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Baseball is back

Cincinnati Reds v Pittsburgh Pirates Photo by Joe Sargent/Getty Images

It’s been weeks of aggressive posturing and finger-pointing on the part of both the players, the owners, and even MLB’s commissioner Rob Manfred, but the truth remains this morning; baseball is back. After disagreements piled up over the past several weeks over debates concerning player salaries and prorating, expanded playoff brackets, universal designated hitters, and grievance filing abilities, the MLB Players’ Association and the league agreed upon a 60-game season yesterday that will feature no fans, a universal DH, and a split of games against a team’s own division as well as the division geographically adjacent to them in the other league. The players will make about 37% of their full-season salaries in 2020 per the league and players’ association’s agreement.

Teams will play their division rivals a total of 10 times each, making up 40 games of the schedule; naturally, the other 20 will come in 5 games each against every team in the corresponding division in the other league. For the Pirates, this amounts to 10 games against the Cubs, Cardinals, and Reds, and 5 games against the Indians, White Sox, Tigers, and Twins. The season is set to begin on July 23 and July 24, with spring training starting next week on July 1 for the Pirates. No specific schedules have been released.

There will be 10 playoff teams as per usual should the season make it that far (the expanded playoff proposal was downvoted by the players). Tentatively, extra-inning games may include the usage of a batter being placed on second base at the start of each half inning to try and conclude the contests quicker. No doubleheaders will be scheduled as part of the season and will only be used for rescheduled games in an effort to minimize player contact with each other for extended periods of time.

No fans will be permitted in the stadiums and media will be limited to watching games from the press boxes; postgame conferences and interviews will most likely take place over video calls. On top of all these rules, players will also be subjected to mandatory temperature-checks throughout each day of the season, with multiple COVID-19 tests taking place throughout each week. Other precautions will also be implemented; baseballs will be discarded after contact with too many different players, no high-fiving or fist bumps will be permitted, and off-field personnel and injured players will be forced to sit in the stands away from the dugout while also maintaining their social distance from each other.

It’s lovely to know baseball is returning; the sad reality is the fact that it could all vanish in the blink of an eye with a willful resurgence of the coronavirus throughout the league. Here are some things to keep in mind for the Pirates specifically in regard to this season:

1. Through 60 games last year, the Buccos had a better record than the Washington Nationals, the eventual World Series’ champions. That’s not to say the Pirates could easily fluke their way into a playoff berth in a shortened season, but baseball is after all a streaky sport and getting hot at the right time could make this season extremely interesting throughout the league.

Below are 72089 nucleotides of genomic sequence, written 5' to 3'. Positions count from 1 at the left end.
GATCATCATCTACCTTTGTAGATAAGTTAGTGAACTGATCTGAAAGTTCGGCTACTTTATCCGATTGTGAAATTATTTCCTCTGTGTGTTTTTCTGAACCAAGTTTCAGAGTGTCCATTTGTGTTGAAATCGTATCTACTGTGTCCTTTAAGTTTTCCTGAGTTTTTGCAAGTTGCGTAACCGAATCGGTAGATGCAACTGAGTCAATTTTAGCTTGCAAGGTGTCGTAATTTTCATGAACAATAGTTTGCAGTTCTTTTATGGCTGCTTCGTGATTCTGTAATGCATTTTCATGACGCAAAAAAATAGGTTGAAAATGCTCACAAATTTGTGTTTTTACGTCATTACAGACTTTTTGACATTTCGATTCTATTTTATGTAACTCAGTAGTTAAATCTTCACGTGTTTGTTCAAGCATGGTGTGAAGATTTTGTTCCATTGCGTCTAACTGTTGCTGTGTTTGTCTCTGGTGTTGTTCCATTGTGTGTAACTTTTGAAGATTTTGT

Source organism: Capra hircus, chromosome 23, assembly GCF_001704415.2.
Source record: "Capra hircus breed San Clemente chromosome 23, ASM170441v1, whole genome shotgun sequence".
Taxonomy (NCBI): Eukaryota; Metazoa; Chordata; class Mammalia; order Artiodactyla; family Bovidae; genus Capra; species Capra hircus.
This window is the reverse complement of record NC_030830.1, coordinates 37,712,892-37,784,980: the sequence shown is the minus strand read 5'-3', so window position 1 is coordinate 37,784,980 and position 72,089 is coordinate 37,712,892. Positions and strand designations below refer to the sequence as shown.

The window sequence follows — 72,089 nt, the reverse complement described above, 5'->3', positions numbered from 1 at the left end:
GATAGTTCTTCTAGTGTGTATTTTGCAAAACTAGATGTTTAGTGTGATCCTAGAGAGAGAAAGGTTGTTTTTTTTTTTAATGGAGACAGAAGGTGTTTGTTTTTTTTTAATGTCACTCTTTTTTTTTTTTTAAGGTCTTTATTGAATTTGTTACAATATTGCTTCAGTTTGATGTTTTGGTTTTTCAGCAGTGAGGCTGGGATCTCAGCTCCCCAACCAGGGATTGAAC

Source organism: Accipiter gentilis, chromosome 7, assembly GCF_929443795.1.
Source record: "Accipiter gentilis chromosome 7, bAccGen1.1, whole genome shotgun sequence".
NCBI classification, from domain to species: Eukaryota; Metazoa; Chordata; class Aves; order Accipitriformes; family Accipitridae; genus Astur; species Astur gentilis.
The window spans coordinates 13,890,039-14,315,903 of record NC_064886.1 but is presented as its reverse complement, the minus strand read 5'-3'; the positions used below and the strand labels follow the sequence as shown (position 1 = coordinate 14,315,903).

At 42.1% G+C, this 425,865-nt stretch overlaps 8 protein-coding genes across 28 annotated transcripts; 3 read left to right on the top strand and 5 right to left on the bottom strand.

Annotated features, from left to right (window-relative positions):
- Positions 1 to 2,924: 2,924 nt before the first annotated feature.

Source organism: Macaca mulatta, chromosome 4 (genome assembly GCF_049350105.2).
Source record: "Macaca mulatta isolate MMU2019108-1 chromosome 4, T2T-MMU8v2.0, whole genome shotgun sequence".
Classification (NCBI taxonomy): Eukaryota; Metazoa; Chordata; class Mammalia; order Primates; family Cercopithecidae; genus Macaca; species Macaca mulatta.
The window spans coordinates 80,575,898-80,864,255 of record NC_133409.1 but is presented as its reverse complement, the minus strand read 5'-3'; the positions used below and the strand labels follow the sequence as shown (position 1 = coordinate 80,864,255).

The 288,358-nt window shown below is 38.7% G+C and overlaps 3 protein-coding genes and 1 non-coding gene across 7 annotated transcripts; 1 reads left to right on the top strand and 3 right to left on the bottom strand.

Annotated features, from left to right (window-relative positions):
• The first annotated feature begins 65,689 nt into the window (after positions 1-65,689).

2. The Pirates will be without several key players due to injury as a reminder; pitchers Chris Archer and Jameson Taillon will be out for the year along with infielder Kevin Kramer. Pitchers Steven Brault and Clay Holmes remain sidelined with injuries to the shoulder and foot respectively but could be back for opening day on July 23.

3. The Pirates traded away Starling Marte to the Arizona Diamondbacks during the offseason for essentially two minor league lottery tickets with promising upside in shortstop Liover Peguero and pitcher Brennan Malone. Marte’s replacement comes in the form of defensive stalwart centerfielder Jarrod Dyson.

4. The Bucco rotation will look somewhat similar to last year’s minus Archer and Taillon. Joe Musgrove, Trevor Williams, Mitch Keller return with newcomer Derek Holland most likely filling in with some combination of Brault and Holmes.

As we all recall, this season was not meant to be a coming out party of any sorts for this Pirates’ roster as currently constructed; general manager Ben Cherington has already begun the rebuilding/retooling process with the Marte trade, and more of those transactions with veterans are likely on the horizon. This does not mean however that the Buccos will not be at least somewhat interesting to watch during this COVID-19 shortened season. Their pitching will be a huge question mark, with Musgrove, Williams, and especially Keller needing to take big steps if they wish to be a meaningful part of the team’s future and surprise the league this season. The offense will rely on the production of the team’s young guns; Bryan Reynolds and Kevin Newman will need to capitalize on their impressive rookie campaigns while 2019’s early call-up Cole Tucker and newcomer Ke’Bryan Hayes will have to take big strides to propel the Pirates forward and at least give the organization hope for 2021 and beyond.

That all being said, it will surely be an interesting 2020 MLB season nonetheless. Let’s just hope it’s able to be completed.